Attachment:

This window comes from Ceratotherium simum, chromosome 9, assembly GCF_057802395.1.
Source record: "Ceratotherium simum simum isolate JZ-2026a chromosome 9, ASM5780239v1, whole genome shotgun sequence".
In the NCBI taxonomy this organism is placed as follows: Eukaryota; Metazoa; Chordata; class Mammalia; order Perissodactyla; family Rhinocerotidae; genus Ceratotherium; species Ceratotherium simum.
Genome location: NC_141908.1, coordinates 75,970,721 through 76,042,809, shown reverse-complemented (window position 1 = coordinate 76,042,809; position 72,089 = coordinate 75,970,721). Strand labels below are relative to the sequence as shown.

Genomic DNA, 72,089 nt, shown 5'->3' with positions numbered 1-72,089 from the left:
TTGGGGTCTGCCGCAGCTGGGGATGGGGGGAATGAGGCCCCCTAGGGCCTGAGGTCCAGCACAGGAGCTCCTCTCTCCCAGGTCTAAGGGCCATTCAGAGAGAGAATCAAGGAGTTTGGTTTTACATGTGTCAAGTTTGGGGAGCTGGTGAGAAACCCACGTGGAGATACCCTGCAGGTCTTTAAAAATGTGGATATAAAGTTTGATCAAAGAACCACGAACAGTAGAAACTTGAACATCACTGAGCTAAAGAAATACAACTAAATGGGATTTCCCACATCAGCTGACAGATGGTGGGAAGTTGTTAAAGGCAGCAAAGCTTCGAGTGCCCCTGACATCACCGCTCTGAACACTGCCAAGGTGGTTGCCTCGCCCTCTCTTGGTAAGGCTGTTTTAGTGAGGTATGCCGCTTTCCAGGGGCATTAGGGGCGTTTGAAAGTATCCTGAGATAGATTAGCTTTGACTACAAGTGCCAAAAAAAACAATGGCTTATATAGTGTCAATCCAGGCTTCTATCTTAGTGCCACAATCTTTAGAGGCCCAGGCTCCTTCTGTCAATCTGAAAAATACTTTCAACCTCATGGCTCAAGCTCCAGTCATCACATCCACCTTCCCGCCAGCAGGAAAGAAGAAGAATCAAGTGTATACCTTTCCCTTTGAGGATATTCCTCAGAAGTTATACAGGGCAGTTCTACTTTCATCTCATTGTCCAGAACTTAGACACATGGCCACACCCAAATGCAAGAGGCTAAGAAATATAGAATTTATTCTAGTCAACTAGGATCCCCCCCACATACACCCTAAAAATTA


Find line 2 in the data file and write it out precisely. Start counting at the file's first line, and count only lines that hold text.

Source record: "Ceratotherium simum simum isolate JZ-2026a chromosome 9, ASM5780239v1, whole genome shotgun sequence".